Global Internet Web Filtering – Political

Où en est-on dans ce domaine ?
Quelle liberté sur internet et quels sont les pays dont le filtrage est fort ?
Selon Open Net Initiative, voici les plus mauvais élèves :

A noter qu’aucune évidence de filtrage ne signifie pas son absence…

Filtrage au niveau politique :

Omniprésent pour la Chine – Iran – Tunisie – Vietnam – Myanmar – Syrie viennent ensuite avec des restrictions substantielles Ouzbékistan – Ethiopie – Libye – Arabie Saoudite – Pakistan

Intéressant le rapport dissèque la Russie, de manière générale la Fédération de Russie ne ferait pas de filtrage technique -quoique les tests n’ont pas pu être réalisés de manière optimale, mais on ne connait pas la raison de cette impossibilité- mais une forte surveillance du net est présente. Voir ce billet sur SORM. Une sorte de filtrage du type : “vous savez que nous savons ou pouvons savoir… si nous voulons”, message subversif et clair.

  • […] Tests were made in the Russian Federation and Turkmenistan, although in these two cases limitations on the testing methodology do not allow us to claim comprehensive results.
  • […] Overall, Internet penetration in Russia lags behind that of other industrialized nations (15 percent as of 2005),4 and is relatively high only in large cities (particularly Moscow and St. Petersburg). Voir billets au sujet de l’audience internet en Russie ici et ici.
  • […] Russia’s legal approach to Internet surveillance for law enforcement (that is, the System for Operational-Investigative Activities or SORM-II, which allows security services unfettered physical access to ISP networks)
  • […] At the regulatory and technical level, SORM-II requires ISPs to provide the Federal Security Service (FSB) with statistics about all Internet traffic that goes through the ISP servers (including the time of an online session, the IP address of the user, and the data that were transmitted). ISPs themselves are responsible for the cost and maintenance of the hardware and connections. ISP objections to SORM-II, which raised concerns about individual privacy, resulted in the providers being stripped of their licenses.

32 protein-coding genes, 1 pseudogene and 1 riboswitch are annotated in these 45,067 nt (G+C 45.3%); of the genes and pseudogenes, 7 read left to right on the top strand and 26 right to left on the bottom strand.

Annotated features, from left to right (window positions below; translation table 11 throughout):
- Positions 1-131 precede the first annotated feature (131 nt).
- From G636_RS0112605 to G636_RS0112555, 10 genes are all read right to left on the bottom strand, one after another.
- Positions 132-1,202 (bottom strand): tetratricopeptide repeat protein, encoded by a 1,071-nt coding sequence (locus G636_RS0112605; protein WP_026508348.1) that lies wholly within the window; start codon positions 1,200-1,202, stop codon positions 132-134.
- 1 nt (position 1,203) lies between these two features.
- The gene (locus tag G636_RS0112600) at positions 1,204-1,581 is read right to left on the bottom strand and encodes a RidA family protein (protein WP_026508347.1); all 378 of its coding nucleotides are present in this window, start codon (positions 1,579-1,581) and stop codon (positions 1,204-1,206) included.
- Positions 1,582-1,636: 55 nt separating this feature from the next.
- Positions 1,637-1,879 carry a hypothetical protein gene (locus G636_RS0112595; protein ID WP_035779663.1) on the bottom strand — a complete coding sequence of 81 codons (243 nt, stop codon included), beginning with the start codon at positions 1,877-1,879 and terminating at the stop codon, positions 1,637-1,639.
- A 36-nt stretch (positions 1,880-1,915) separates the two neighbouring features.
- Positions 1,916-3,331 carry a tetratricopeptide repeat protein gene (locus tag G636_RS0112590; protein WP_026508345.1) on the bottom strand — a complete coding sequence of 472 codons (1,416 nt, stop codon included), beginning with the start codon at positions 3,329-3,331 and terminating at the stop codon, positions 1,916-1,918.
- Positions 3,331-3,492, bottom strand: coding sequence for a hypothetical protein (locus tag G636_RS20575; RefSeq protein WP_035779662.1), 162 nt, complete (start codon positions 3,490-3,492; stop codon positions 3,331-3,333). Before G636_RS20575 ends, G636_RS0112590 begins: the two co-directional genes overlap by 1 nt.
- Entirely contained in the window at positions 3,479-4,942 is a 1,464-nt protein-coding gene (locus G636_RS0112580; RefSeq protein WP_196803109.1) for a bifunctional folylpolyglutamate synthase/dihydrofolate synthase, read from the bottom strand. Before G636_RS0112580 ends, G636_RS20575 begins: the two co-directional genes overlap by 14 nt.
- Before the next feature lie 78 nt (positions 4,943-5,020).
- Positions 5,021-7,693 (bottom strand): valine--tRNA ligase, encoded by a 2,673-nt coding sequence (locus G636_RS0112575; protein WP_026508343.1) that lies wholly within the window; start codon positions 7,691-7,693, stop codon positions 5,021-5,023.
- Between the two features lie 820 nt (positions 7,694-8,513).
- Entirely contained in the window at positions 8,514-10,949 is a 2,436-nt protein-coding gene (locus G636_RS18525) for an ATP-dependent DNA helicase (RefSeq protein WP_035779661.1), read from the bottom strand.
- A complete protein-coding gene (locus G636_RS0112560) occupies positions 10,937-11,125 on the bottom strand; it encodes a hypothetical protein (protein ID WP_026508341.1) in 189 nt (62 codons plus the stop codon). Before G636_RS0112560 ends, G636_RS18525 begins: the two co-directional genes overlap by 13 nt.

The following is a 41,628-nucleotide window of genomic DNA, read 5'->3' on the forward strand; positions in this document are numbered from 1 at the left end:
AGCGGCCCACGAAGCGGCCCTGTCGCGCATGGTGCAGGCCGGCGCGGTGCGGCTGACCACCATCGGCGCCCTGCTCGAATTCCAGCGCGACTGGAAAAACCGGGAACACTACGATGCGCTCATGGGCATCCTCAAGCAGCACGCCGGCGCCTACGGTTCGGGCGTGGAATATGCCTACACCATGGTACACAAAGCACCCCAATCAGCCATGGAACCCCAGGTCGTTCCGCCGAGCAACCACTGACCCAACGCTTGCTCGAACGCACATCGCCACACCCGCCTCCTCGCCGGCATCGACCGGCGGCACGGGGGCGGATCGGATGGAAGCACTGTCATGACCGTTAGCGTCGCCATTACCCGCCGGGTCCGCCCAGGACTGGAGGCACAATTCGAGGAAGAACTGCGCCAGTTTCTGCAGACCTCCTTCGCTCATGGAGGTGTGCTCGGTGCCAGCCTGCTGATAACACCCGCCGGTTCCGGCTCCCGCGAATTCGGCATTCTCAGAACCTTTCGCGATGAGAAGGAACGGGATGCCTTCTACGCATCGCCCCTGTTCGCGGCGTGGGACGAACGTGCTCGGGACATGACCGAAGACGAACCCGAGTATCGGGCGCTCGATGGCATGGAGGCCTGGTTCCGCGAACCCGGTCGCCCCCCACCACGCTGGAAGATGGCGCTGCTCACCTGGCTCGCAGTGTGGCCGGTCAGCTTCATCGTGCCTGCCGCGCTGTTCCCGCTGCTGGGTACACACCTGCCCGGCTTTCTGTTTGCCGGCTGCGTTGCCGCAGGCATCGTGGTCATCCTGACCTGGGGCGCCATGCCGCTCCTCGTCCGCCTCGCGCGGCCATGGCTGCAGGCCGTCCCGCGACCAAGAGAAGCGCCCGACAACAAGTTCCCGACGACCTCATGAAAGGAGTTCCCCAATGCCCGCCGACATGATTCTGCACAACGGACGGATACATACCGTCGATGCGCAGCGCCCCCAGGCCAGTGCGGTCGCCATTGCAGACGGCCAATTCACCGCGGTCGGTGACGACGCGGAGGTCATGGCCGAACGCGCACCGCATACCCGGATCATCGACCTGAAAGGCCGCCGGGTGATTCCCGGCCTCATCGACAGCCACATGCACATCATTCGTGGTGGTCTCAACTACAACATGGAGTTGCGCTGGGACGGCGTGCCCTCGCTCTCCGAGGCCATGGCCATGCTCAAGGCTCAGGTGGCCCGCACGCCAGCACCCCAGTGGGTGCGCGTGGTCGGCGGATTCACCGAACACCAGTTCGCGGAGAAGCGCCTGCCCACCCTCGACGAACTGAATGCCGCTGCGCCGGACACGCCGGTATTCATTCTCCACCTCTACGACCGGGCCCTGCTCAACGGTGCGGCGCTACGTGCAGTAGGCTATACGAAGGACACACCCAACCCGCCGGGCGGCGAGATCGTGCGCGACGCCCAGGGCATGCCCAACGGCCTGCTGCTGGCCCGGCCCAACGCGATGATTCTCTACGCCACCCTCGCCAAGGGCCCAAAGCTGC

• As a consequence, SORM requires government personnel to obtain a court order to intercept telephone conversations, electronic communications, or postal correspondence. In reality, however, the FSB will not bother to seek a warrant. Recently a senior FSB official sought to apply similar registration requirements for all mobile phones with Internet capabilities. However, despite this formidable surveillance potential, there is doubt about the actual capacity of the FSB to analyze the data collected.

Pour être fairplay, il faut aussi ajouter que finalement “In many respects, SORM is not unlike a combination of the Unites States’ Communications Assistance to Law Enforcement Act (CALEA)12 and the recent “warrantless” provisions for wiretapping, including the PATRIOT Act13 passed after the attacks of 9/11.” … (sic !)

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